Nuclear weapons today

Ellsberg spoke about the consequences of the modern of use of nuclear weapons.

“Could a nuclear war be limited and won?” Ellsberg asked, referring to a scenario in which a nuclear war would not destroy the whole world. “Absolutely. Attack with nuclear weapons a country that doesn’t have any, that doesn’t have an ally. That would include Iran. North Korea could retaliate, but we could eliminate them. We would have won the war.”

Russia, in his opinion, is a different matter. He claimed that a nuclear war between the U.S. and Russia would lead to the annihilation of nearly all life on earth.

While agreeing with Taylor that nuclear weapons are mostly used to intimidate, Ellsberg disputed that this fact makes them useless.

“Threatening to use a weapon is using a weapon,” Ellsberg said. “We have used our nuclear weapons. It works. In West Berlin, that worked.”

He also mentioned that the impetus to make nuclear weapons is often financial, citing the lucrative defense contracts held by Boeing and Lockheed Martin.

“Almost no one that I know of has wanted to initiate a nuclear war,” Ellsberg said.“They’ve prepared for it. They want to have the ability to threaten.” “We had to build — Lockheed and Boeing said we had to build up — to have the ability to disarm Russia in case we got close to a nuclear was so we wouldn’t get retaliation.”

But Ellsberg said this was not a reasonable strategy.   

“Can we disarm Russia? Can Russia disarm us?” he asked. “No, but we can pretend we can.”

Throughout the talk, Ellsberg criticized the stockpiling of nuclear weapons and the ability of the U.S. and Russia to continually threaten nuclear war.

“Hardly anybody would say that doing something that will end up killing everybody is a rational or sane thing to do,” Ellsberg said. “But to threaten it? Is that moral? Is that acceptable? The fact is the public, the Congress, the services, on both sides, have acted for 70 years now as though it were reasonable, rational, necessary, justifiable to threaten, prepare for, build, rehearse, train to initiate war that would result in the death of nearly everyone.”

Ellsberg also highlighted the potentially disastrous effects of a nuclear war.

“It wasn’t until 1983, 40 years into the nuclear era, that it was realized that the smoke from burning cities would go into the stratosphere, where it wouldn’t rain out and would cover the earth and lower the sunlight reaching the earth causing ice age conditions and killing all harvests,” Ellsberg said.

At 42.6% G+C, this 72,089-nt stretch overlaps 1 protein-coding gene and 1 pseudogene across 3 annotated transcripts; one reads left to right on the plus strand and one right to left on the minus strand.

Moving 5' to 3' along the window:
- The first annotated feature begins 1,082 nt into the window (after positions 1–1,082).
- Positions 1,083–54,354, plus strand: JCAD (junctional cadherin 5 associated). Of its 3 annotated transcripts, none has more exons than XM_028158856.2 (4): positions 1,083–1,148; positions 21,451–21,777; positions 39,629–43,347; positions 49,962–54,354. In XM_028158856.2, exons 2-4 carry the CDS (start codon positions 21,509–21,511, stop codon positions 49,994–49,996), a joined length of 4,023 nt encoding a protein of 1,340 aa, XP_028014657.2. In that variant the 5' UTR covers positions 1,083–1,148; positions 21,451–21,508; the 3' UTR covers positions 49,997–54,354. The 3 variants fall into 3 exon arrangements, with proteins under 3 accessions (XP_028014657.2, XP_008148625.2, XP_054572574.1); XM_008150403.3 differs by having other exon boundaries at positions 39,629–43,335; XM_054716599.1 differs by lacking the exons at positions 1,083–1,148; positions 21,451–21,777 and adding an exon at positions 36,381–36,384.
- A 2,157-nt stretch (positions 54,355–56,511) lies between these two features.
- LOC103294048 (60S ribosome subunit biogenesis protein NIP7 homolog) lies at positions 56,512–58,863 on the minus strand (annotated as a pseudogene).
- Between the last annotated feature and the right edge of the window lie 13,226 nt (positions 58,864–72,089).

Alluding to concerns surrounding the judgment of President Donald Trump, an audience member asked whether there are any safeguards in place to prevent the president from starting a nuclear war. Ellsberg replied that not only was there “no way” to prevent the president from launching the U.S.’s nuclear weapons, but that many other people, including generals and other military personnel, also had the authority to launch the nuclear weapons if something happened to the president or if Washington was out of communication.

Another audience member asked whether Stanford should divest from companies like Boeing and Lockheed Martin for their involvement in the production of nuclear weapons. Ellsberg emphatically advocated for divesting from these manufacturers, calling them “evil” and comparing investing in these companies to investing in tobacco companies.

In response, Taylor said that Stanford’s endowment was very complicated and that no one knows whether the University is invested in these companies. He also emphasized the fiduciary responsibility of the board of trustees, to which Ellsberg replied, “bullshit.”

Ellsberg left the audience a call for the end to nuclear proliferation and the stockpiling of nuclear weapons.

“There never has been a moment’s justification for having the capability to destroy humanity, which we do have. That is unjustifiable, immoral, evil by any ethical standard that has ever existed,” said Ellsberg. “It must stop.”

Contact Sophie Regan at sregan20 ‘at’ stanford.edu.